The capex survey may not be picking up investment activities in some of the more dynamic service sectors, with business credit growth suggesting activity is reasonably buoyant outside of the resources sector.
RBA can wait
Low inflation and wages growth were the key reason for the RBA’s recent rate cut. Slavish pursuit of its inflation target might argue for another rate cut, but activity indicators suggests that it can be patient, wait to see the impact of a probable rate hike in the USA in June/July, see if business confidence in Australia gets a lift or otherwise from the election on 2-July. And establish whether inflation stabilizes in Q2 after recent weak outcomes. With oil prices rising and the AUD weaker in the last month, inflation may lift in coming quarters.
USD reacting less to US rates
The USD has rebounded in the last month and it may improve further in response to a near term rate hike. The market is still only pricing-in the chance of a Fed rate hike in either June or July at 53%, whereas we see it at around 80%. There is a surprising amount of skepticism in the market that the Fed will follow through on its rhetoric from various FOMC members, including Yellen herself.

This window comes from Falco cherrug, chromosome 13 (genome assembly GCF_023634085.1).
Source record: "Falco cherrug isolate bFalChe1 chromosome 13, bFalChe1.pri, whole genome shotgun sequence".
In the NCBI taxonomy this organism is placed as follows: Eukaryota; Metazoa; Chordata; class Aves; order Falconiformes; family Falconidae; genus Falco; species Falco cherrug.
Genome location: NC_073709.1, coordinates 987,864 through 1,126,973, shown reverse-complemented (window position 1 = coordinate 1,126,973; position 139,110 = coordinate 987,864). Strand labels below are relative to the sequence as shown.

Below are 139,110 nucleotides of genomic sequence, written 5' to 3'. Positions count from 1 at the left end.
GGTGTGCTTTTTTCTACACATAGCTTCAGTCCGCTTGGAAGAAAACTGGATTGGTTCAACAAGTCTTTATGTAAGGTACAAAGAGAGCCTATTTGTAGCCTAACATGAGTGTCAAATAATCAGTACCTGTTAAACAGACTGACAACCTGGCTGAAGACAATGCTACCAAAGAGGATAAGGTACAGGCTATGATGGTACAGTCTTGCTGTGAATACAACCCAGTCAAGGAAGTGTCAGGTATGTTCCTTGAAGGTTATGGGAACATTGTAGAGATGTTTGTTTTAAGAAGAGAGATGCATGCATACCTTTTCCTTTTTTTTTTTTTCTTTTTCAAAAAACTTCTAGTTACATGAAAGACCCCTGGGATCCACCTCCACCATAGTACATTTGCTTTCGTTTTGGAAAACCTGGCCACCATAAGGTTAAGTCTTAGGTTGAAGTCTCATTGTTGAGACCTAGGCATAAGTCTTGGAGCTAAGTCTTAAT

Our bias remains to buy USD against other currencies in the lead up to the 15 June policy meeting. However, the USD has in general under-performed relative to the improvement in its yield advantage this year. As such, we cannot expect with great certainty that a further rise in US yields in response to a summer Fed rate hike will drive USD significantly higher.
It may be the case that the strong rally in the USD from mid-2014 through 2015 built-in a good deal of the current gradual policy tightening by the Fed. The delivery of those rate hikes may now have less impact on currencies.
The US and global stock market has rallied in recent weeks even as Fed rate hike expectations have increased. The global market appears to be well prepared for this second Fed rate hike that if delivered in coming months will be six or seven months after the first hike in December last year. The slow and cautious pace of Fed tightening may be helping underpin confidence in global markets and dampening the positive impact on the USD.
Buoyant risk appetite and search for yield may send capital in search of diminishing but still higher yielding currencies.
Chinese markets settle down